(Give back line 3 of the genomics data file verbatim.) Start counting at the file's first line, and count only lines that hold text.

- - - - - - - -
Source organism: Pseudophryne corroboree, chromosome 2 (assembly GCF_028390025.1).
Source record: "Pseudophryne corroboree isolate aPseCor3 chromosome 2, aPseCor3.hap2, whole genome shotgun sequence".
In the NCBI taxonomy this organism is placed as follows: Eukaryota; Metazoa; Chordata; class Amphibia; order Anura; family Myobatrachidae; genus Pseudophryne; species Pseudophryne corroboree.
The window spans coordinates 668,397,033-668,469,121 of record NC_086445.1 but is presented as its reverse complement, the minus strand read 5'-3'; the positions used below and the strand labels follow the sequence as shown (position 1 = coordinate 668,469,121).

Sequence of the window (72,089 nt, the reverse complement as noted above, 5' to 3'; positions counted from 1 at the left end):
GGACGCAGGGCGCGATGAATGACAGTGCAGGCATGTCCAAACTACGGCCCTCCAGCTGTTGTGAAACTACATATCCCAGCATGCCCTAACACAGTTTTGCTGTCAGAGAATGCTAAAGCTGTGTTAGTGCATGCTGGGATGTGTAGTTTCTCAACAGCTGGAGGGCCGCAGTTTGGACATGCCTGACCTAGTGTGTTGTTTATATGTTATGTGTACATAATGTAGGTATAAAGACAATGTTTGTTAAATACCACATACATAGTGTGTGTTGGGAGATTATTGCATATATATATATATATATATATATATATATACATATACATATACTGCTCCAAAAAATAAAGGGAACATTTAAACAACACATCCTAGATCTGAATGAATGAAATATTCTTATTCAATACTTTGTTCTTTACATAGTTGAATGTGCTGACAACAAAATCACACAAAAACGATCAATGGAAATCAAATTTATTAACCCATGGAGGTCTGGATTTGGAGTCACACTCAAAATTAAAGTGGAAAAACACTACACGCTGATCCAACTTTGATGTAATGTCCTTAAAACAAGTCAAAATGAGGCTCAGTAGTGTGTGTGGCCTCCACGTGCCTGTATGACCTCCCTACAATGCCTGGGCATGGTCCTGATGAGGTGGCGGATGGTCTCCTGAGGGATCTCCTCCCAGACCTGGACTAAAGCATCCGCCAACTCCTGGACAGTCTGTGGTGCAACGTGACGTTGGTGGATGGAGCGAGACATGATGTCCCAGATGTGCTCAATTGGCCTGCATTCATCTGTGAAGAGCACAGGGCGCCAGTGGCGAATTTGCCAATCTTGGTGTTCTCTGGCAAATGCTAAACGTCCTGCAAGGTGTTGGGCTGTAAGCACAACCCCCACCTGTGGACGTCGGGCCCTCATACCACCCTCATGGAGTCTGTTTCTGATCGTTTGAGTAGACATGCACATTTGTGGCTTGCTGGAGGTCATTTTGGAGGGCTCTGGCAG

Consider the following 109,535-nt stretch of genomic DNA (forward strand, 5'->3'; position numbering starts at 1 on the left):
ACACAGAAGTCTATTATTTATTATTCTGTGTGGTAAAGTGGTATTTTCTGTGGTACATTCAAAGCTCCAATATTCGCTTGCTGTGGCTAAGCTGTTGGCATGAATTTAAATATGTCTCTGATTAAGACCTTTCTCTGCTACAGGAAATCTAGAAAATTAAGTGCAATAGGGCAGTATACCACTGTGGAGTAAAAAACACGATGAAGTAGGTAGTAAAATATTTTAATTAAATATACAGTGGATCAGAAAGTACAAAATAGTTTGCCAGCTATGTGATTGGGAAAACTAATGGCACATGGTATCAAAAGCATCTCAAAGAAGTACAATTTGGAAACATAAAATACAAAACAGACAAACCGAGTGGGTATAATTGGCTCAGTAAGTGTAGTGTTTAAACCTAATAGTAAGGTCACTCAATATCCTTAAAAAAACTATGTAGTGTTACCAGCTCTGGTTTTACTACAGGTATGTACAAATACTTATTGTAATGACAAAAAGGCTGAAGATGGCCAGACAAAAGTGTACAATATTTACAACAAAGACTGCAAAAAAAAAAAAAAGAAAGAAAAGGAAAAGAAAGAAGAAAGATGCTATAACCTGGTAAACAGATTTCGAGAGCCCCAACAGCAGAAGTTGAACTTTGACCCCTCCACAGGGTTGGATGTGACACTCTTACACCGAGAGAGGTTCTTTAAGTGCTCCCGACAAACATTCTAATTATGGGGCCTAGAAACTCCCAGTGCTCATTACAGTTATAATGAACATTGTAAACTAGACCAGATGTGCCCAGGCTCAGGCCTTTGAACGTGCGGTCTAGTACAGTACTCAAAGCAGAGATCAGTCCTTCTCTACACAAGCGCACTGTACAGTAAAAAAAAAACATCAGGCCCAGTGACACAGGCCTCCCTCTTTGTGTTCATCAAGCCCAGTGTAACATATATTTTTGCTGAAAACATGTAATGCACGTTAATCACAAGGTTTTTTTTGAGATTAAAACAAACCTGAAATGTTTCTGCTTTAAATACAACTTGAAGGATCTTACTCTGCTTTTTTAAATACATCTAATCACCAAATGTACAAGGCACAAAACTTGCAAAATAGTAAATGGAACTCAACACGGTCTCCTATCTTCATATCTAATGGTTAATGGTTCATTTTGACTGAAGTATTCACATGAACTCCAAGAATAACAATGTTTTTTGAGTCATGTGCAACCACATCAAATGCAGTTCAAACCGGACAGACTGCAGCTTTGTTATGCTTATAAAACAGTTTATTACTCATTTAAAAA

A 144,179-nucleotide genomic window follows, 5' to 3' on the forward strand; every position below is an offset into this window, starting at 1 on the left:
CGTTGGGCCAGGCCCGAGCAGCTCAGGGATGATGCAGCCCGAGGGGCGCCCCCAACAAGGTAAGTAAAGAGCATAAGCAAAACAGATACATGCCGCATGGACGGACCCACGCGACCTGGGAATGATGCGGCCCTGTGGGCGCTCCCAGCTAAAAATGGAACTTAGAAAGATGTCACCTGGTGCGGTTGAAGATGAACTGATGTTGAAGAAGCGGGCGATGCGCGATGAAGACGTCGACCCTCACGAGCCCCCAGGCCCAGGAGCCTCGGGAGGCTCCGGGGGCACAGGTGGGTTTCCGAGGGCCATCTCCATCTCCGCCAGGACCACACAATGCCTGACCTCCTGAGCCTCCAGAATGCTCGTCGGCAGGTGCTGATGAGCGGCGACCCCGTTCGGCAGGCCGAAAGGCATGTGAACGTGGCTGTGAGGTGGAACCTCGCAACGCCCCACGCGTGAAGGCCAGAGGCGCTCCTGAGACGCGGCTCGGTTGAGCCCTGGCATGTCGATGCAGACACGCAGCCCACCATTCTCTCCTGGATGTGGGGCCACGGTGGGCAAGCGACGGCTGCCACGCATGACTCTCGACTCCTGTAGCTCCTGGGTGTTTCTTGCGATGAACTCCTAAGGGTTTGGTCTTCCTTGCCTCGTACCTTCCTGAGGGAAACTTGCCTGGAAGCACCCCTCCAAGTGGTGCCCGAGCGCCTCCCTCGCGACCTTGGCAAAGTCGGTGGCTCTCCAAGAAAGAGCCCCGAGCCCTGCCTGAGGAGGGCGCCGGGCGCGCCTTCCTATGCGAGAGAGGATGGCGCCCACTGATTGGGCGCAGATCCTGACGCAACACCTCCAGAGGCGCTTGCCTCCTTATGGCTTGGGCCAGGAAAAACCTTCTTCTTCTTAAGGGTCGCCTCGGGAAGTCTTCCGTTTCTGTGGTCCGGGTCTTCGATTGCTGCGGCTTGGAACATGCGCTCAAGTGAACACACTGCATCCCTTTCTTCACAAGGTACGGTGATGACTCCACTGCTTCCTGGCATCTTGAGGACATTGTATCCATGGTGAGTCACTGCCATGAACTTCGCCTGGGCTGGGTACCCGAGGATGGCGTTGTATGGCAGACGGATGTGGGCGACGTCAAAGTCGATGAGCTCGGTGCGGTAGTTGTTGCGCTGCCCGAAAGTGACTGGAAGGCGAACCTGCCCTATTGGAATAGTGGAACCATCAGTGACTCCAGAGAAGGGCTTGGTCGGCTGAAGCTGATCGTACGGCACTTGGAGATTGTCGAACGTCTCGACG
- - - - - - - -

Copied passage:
In the NCBI taxonomy this organism is placed as follows: Eukaryota; Metazoa; Chordata; class Amphibia; order Anura; family Myobatrachidae; genus Pseudophryne; species Pseudophryne corroboree.